Deadly Aviation Accident Sparks Federal Action Regarding Engines
Earlier this week, a Southwest Airlines plane was forced to make an emergency landing when one the of aircraft’s engines exploded and sent debris into the body of the plane. In the wake of the fatal accident, the Federal Aviation Administration (FAA) announced that it will be issuing an “airworthiness directive” regarding the specific type of engine in question because this was not the first time one of them failed in spectacular fashion.
What Investigators Know
The exact cause of the explosion is not yet known, but the chain of events is fairly clear. The incident occurred as a Southwest Airlines flight from New York to Dallas was climbing toward its normal cruising altitude shortly after takeoff. A preliminary investigation suggests that a fan blade in the left-side engine broke, causing an explosion and sending pieces of the engine—including the large outer covering—flying.
The flying debris hit the body of the plane, shattering a window just above the left wing. A woman sitting next to the window was violently sucked into the hole as the plane banked to more than 40 degrees. Other passengers were able to pull the woman back into the plane, but she was seriously injured and later died from her injuries.
The pilot was able to get the aircraft safely on the ground in Philadelphia less than an hour after takeoff. The female passenger near the window was the only fatality, and other passengers suffered minor injuries.
Possible Problems With the Engine
Two years ago, a very similar accident occurred on a Southwest flight from New Orleans to Orlando. In that case, a fan blade from the engine—the same type of engine—broke midflight and forced an emergency landing. Fortunately, the incident did not cause any serious injuries. In response, the FAA issued a proposal regarding the inspection and replacement of fatigued fan blades, but a mandatory airworthiness directive was never finalized. According to the FAA, that will not be the case this time.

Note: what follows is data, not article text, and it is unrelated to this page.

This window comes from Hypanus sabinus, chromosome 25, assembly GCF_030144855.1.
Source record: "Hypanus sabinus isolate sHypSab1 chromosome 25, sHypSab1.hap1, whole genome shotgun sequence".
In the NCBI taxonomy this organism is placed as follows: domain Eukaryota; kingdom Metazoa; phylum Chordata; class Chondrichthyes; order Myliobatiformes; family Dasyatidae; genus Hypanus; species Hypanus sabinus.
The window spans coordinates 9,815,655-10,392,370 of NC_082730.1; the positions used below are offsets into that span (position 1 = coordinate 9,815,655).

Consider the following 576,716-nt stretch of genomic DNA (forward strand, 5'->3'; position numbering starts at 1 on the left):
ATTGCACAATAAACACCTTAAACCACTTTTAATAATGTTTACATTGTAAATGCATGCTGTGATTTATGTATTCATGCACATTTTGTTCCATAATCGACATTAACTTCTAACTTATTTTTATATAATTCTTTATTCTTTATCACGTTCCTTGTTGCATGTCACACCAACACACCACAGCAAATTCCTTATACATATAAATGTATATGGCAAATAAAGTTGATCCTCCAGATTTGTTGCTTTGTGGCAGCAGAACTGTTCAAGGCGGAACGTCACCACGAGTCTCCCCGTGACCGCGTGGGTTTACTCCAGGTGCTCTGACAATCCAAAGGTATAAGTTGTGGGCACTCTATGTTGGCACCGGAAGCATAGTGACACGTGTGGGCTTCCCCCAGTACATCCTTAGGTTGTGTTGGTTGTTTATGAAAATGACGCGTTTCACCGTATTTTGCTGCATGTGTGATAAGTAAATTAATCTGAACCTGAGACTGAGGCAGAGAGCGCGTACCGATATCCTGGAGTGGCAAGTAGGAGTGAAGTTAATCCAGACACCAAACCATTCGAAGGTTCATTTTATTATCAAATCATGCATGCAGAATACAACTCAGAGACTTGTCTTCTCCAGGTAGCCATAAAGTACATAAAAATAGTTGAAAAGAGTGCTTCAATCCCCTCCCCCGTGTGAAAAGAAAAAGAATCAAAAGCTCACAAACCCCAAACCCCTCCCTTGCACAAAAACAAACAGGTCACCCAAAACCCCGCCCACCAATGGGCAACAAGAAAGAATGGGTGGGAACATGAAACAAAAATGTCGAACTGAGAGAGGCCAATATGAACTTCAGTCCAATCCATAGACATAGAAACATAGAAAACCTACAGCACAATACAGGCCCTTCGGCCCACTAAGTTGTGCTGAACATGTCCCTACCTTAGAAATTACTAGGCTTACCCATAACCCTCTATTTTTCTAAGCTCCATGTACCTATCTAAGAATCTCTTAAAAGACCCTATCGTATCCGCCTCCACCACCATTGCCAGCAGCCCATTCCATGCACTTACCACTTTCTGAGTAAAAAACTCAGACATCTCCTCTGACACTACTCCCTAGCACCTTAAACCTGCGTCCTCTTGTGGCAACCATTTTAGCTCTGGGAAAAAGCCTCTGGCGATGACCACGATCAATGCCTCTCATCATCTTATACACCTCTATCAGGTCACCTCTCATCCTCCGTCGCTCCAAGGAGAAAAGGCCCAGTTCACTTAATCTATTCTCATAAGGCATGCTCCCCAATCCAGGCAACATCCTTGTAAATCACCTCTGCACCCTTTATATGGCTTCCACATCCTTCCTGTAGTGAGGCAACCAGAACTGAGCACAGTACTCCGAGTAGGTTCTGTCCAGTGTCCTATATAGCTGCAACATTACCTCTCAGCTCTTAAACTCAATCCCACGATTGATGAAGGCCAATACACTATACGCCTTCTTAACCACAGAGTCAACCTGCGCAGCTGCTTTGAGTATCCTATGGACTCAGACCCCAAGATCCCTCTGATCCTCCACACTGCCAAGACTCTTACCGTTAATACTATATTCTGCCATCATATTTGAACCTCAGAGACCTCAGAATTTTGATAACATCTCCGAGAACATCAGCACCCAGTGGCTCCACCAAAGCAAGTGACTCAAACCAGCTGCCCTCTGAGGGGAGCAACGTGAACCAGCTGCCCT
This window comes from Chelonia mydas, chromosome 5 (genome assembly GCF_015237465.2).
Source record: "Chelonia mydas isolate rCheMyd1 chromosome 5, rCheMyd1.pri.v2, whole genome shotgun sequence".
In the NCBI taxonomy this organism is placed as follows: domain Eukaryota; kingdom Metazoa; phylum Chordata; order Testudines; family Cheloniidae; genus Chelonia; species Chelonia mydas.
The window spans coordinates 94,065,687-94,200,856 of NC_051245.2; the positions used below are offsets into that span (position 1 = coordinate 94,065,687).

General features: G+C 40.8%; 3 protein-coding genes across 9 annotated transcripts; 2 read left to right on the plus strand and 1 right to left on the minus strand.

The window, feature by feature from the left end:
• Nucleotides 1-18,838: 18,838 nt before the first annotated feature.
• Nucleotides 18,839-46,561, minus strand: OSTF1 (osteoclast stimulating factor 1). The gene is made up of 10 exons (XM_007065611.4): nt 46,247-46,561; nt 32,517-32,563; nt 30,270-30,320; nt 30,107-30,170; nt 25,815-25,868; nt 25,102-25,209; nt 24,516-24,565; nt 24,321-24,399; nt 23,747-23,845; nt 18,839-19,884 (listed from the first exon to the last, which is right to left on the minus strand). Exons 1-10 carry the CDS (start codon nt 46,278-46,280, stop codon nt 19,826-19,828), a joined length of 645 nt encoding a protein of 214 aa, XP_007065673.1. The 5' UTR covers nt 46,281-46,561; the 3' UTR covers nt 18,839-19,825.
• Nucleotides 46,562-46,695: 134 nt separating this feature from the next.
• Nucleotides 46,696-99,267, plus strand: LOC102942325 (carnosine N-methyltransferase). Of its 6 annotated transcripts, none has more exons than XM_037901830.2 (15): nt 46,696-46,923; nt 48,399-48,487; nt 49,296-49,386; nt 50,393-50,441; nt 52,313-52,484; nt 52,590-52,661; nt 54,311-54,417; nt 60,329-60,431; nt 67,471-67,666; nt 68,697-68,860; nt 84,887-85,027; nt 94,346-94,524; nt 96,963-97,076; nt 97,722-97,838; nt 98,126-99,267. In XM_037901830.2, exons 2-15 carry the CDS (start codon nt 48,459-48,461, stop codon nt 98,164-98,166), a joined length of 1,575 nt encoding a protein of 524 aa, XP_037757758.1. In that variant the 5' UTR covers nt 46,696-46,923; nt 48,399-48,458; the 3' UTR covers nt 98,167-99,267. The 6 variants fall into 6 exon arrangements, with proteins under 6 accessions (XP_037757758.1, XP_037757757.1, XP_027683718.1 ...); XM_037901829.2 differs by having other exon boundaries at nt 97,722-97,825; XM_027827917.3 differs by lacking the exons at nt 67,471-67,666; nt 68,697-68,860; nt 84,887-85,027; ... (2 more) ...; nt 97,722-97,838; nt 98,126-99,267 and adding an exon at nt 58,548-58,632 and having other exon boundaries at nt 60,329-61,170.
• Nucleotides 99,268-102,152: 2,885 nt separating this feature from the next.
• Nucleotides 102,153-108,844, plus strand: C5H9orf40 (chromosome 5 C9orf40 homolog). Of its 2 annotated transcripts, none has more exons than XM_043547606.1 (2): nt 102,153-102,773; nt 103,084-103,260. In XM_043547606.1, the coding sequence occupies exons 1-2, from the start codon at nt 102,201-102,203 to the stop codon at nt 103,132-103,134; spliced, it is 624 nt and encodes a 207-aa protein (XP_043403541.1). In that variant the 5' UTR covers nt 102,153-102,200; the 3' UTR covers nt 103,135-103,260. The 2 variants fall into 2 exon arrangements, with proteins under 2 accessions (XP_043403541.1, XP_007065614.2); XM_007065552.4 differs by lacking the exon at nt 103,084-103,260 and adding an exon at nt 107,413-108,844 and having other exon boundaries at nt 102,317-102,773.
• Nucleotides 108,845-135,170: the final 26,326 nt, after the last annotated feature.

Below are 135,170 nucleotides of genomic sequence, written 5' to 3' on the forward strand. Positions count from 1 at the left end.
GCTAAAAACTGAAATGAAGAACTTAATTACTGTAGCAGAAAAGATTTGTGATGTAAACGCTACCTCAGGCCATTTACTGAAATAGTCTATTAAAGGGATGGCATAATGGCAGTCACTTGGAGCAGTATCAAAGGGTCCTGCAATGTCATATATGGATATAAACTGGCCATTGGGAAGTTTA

The investigation into this week’s accident has indicated that fatigue cracks in the metal of the fan blade may have caused the whole thing. The FAA says that it will soon be releasing an airworthiness directive—basically, a new rule regarding the operation of an aircraft—which will require that particular model of engine to be carefully inspected for fan blade problems after a certain number of takeoff-landing cycles. Blades that do not pass inspection must be replaced. There are roughly 8,000 engines of this type in service around the world.
Southwest Airlines reported that the particular aircraft in question was visually inspected two days before the accident and was scheduled for a full engine inspection in December. In the wake of the incident, the airline said its entire fleet will be thoroughly inspected within the next 30 days.
Injured in an Aviation Accident?
If you or someone you love has been hurt as the result of any type of accident involving an airplane, you may be entitled to collect compensation for your injuries. Inadequate inspections, dangerous aircraft operation, and defective parts could result in liability on the part of the airplane owner, pilot, or manufacturer. Contact an experienced Orland Park personal injury attorney to discuss your case and your available options. Call 708-226-9000 for a free consultation today.